Thursday, November 17, 2011

Trash or Treasure?

This is a corn field ready for harvest.

This is a corn field after the combine has harvested the corn grain. 

What is left after harvest is called stover or fodder - it's the corn plants leaves, stalks and roots.  Around our farm we affectionately call this stuff trash.  However, the left overs are far from trash!

On our farm like most farms in northeast Iowa, we use the corn stover to help control soil erosion.  The leaves and stalks on top of the ground help protect the soil from wind, heavy washing rains, and snow melt over the next 5 months.  The roots left in the soil also help protect the soil from moving.  In fact, if you look at the first picture of standing corn you can still see remnants of the corn stalks from 2010 still between the rows of corn. 

By leaving trash on top of the soil we are also putting organic matter back into the soil.  This is just like putting leaves onto a garden or mulching a flower bed.  As the leaves, stalks, and roots decompose nutrients are released back into the soil.  It's a very organic process!

Livestock farmers also take advantage of the corn fodder.   It's common to see beef cows grazing the standing corn stalks in the fall. 

Another use for the stover is livestock bedding.  The leaves and stalks are very absorbent and have great insulating value to keep the animals warm and dry through the winter.  Earlier this fall while our neighbors Dan, Ann, and family of Rolling Prairie Guernsey Family Farms were making corn stalk round bales I snapped some pictures.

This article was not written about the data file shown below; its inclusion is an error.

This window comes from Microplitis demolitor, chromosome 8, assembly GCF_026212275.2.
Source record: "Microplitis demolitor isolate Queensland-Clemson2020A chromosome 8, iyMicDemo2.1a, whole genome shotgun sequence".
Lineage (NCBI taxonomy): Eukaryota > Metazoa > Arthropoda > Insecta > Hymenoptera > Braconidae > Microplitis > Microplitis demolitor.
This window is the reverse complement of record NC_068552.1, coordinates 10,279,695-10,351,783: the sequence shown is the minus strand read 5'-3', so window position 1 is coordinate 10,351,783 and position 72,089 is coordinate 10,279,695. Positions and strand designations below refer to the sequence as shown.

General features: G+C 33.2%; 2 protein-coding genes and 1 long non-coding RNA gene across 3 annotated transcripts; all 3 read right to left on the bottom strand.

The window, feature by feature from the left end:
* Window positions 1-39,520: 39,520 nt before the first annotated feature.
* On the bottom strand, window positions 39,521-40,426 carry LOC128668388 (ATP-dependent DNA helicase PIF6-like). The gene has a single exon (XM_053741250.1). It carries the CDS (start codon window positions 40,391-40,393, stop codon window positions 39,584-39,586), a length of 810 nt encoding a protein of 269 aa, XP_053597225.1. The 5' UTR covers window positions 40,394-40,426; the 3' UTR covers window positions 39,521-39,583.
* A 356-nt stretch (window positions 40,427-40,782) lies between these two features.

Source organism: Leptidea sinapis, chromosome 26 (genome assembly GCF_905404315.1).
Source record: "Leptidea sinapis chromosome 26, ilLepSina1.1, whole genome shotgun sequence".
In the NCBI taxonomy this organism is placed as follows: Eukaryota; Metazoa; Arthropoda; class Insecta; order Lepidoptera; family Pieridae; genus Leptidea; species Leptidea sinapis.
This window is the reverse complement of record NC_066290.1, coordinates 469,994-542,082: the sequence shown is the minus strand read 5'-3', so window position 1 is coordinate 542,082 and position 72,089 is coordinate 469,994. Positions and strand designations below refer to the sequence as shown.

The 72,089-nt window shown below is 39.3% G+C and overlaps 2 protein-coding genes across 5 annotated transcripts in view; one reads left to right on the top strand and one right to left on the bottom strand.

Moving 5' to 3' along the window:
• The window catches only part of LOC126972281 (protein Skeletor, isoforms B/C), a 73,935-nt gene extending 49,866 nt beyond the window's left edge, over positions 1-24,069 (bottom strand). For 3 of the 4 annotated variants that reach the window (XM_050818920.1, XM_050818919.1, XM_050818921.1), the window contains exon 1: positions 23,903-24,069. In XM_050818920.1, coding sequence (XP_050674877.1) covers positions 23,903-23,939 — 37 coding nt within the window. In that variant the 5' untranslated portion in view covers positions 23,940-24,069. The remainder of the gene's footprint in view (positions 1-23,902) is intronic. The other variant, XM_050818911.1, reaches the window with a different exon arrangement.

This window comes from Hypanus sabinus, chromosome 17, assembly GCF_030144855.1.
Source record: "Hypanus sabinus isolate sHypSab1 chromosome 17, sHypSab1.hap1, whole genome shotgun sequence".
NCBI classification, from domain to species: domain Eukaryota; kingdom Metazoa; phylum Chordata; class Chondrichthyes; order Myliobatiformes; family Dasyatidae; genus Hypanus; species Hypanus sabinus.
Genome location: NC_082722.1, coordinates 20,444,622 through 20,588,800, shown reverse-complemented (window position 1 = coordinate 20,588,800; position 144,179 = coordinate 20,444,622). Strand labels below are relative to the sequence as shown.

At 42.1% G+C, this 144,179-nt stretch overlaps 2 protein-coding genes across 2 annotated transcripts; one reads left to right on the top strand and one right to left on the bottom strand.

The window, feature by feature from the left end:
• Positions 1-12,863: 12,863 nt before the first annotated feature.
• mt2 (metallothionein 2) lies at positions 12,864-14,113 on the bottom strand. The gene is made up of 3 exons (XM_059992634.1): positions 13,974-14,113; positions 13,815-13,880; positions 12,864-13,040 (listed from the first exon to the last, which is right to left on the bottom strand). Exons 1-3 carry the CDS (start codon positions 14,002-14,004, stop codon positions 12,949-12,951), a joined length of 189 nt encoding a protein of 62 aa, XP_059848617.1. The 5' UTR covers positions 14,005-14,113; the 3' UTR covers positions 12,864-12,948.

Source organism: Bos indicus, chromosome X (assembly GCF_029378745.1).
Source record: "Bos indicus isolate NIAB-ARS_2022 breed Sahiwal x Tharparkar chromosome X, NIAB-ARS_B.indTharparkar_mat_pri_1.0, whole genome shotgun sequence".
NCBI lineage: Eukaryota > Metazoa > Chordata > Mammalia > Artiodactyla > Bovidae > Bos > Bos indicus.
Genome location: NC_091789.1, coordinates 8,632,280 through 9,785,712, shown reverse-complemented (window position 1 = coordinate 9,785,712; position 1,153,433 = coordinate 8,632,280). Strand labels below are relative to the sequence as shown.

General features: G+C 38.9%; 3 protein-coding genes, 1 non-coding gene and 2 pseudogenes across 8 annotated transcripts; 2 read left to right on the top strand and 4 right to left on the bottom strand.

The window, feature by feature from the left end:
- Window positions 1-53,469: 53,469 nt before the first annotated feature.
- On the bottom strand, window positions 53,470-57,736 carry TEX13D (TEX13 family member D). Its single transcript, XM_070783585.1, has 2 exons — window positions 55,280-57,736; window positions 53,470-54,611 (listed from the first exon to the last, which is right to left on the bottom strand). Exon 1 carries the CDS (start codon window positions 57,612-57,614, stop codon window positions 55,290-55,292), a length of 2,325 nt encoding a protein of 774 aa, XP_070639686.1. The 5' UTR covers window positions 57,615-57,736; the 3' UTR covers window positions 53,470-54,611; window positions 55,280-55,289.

Gathering the corn stover into the round baler.

Once the baler has tightly rolled the stover together, the
baler wraps with bale with a netting to help hold it together.
 Each bale weighs 1200 to 1400 pounds.  Our neighbors make several hundred corn stalk bales in the fall to keep their cattle comfortable all winter. 

Even after the round bales are made there is still trash left
to protect the top soil.

When livestock farmers clean out animal barns the used bedding is spread back onto the fields where it will decompose and add nutrients and organic matter back into the soil.  This another great way to add value to a corn crop!

These lovely ladies are enjoying a beautiful October day but
in a few weeks they will be lounging in the thick, warm and dry cornstalk bedding.

Unloading a trailer of round bales. 

Someone doesn't look too happy - he should eaten his Wheaties
if he wanted to climb round bales.
Just a Note - I have the Growing Season Picture Diary updated.  Check it out!

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